In Israel itself, it is the lawless and dangerous "days of the judges," the time after the death of Moses and his successor Joshua but before the appearance of the great kings David and Solomon.

As Naomi decides to return to Israel, fleeing a famine, Ruth pledges her fealty, and in the process, proclaims the LORD as her Lord. In the book, the two settle in Bethlehem and Ruth weds Boaz, a wealthy man; Naomi becomes nurse to their children. Throughout, Ruth and Naomi show a fealty and loyalty that is commendable.

More importantly, perhaps, is Ruth's proclamation of her fealty to the LORD, and the blessings he later showers on her. He showers life and love on her despite her status as an outsider. Indeed, not only is she an outsider, she is a descendant of the proclaimed enemies of the Israelites, enemies not only because of their territorial ambitions, but because to the Israelites, they were descended from an impurity that defiled the Lord's chosen. To the Israelites living in the time of the Judges, the Moabites are the ultimate outsiders.

How, then, could the LORD so favor Ruth? He blesses Ruth. In fact, He blesses her to a great extent. The book tells us near its end that Ruth gave birth to a son whom they named "Obed; he became the father of Jesse, the father of David."

In Matthew's genealogy of the Lord Jesus Christ we are told: "and Boaz the father of Obed by Ruth, and Obed the father of Jesse, and Jesse the father of King David....and Jacob the father of Joseph the husband of Mary, of whom Jesus was born, who is called the Christ."

This is a blessing by the LORD indeed. Here is a Moabite woman, a stranger to Israel whom the Israelites of the day would have recognized not as one of the lowest of the Gentiles, but as a person completely cast out of God's sight. Yet she proclaims the LORD, and from her direct line, then comes not only Israel's greatest kings, but the earthly father of the Lord Jesus Christ Himself. It is truly extraordinary. It is completely unexpected. Not one prophet, historian, patriarch, or angel, anywhere in the Bible, announces that from the line of a Moabite woman, would come the earthly father of the Savior of the World.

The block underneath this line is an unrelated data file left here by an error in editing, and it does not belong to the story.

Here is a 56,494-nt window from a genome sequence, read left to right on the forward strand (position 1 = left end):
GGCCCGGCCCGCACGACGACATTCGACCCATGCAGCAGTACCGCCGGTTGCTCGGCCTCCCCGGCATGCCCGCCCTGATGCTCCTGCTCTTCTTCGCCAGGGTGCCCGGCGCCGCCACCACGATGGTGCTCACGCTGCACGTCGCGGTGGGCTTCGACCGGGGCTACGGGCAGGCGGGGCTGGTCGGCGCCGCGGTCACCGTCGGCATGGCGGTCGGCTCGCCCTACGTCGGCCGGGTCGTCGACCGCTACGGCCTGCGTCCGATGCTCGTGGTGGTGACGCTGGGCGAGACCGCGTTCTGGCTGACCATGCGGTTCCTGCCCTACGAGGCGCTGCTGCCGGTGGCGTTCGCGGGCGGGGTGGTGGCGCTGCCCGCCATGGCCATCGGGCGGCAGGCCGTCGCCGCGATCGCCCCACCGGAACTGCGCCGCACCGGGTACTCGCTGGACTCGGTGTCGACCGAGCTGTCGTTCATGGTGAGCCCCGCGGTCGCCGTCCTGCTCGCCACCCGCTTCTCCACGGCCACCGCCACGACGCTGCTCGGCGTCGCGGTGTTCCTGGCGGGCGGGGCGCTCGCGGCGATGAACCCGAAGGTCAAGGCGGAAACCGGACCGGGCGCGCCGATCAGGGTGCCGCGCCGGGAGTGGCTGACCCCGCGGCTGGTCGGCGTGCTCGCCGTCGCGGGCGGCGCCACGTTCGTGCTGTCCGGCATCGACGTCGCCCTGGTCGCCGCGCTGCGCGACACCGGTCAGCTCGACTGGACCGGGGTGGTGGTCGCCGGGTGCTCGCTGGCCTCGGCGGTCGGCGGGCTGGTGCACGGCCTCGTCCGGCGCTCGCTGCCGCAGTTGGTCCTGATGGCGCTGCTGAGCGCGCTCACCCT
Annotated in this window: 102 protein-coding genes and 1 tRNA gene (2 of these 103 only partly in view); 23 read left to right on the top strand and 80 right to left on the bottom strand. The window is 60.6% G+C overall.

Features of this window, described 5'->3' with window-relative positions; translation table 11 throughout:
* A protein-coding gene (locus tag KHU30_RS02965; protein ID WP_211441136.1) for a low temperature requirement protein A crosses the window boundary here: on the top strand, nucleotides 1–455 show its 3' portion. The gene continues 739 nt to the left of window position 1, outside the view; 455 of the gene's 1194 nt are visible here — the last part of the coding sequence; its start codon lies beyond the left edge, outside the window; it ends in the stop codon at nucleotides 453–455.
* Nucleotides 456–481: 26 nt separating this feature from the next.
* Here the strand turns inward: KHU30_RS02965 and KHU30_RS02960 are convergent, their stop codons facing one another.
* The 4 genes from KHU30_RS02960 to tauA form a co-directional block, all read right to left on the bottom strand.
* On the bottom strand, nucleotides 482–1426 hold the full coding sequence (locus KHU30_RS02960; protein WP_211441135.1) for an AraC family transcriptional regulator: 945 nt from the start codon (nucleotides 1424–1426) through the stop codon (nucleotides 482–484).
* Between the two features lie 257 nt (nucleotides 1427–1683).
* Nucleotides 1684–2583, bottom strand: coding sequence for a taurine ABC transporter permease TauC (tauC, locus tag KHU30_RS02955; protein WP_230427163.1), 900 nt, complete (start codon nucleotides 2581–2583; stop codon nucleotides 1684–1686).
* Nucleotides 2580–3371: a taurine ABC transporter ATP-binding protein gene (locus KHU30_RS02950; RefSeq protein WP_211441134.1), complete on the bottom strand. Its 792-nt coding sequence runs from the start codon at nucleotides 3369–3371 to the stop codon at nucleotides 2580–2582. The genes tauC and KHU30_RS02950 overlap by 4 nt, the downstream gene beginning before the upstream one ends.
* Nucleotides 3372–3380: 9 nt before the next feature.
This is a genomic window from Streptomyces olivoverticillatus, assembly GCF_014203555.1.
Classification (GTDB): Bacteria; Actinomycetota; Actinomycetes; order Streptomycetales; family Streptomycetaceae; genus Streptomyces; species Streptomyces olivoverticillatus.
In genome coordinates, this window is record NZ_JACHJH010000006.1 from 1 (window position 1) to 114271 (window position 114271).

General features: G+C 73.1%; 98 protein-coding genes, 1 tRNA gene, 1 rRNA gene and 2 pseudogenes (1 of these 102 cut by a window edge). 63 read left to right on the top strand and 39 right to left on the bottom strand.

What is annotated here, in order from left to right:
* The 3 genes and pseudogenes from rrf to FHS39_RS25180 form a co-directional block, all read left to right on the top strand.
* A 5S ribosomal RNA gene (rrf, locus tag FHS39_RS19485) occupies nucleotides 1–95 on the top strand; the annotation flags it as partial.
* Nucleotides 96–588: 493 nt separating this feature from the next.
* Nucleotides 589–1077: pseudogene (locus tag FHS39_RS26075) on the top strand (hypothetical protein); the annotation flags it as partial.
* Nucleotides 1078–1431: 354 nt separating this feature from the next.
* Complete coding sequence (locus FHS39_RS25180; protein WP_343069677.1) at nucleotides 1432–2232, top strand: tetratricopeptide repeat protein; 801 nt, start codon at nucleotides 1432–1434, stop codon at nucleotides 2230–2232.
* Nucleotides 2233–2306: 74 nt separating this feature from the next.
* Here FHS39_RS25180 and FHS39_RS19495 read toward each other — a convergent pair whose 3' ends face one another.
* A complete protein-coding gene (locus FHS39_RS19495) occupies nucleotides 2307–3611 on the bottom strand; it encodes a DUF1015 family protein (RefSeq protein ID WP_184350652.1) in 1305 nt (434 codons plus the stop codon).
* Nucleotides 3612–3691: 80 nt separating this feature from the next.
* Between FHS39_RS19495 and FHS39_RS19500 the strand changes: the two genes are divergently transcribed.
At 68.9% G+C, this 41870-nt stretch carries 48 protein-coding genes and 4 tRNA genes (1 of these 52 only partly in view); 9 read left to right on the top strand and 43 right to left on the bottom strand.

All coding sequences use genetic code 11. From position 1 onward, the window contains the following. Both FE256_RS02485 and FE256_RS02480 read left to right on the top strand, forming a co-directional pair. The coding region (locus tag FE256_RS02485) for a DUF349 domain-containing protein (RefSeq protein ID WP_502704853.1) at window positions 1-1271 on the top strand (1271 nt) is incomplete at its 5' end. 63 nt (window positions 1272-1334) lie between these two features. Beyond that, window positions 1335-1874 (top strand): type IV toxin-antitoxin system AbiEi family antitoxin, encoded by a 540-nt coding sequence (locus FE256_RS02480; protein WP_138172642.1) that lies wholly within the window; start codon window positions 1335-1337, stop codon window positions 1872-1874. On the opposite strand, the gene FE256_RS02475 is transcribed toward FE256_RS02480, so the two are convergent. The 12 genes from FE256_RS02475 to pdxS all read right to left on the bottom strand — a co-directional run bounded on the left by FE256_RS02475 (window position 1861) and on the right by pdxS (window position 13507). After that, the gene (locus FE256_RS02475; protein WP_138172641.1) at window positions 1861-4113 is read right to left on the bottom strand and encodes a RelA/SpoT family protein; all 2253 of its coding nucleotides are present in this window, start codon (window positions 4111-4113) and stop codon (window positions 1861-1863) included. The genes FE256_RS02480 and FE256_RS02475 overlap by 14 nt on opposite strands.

We are reminded in the life and charity of Naomi and Ruth, and in Ruth's legacy, that the world is the Lord's creation. He does with it as He pleases, in ways that we may not always expect, understand, or appreciate. We may remain quite confident that since He is good, the world is likewise, and everything He does in it, is thereby by definition good as well. We may also be sure that in the Lord, there can be no strangers. And no one who calls on Him is cast out, no matter what others may say, for it is not their decision. It is the LORD's.

We see in the lives and love of Ruth and Naomi, the very best of humanity. We see in them the welcoming of the stranger into our own lives, and by His command and example, to the Lord's table. We see the love and charity given to the outsider, the fealty to the LORD, and the promises of His blessing.

And in Ruth's direct connection to the Lord Jesus Christ, we see the assurance that it is these things above all, that He treasures and commands us to display towards one other.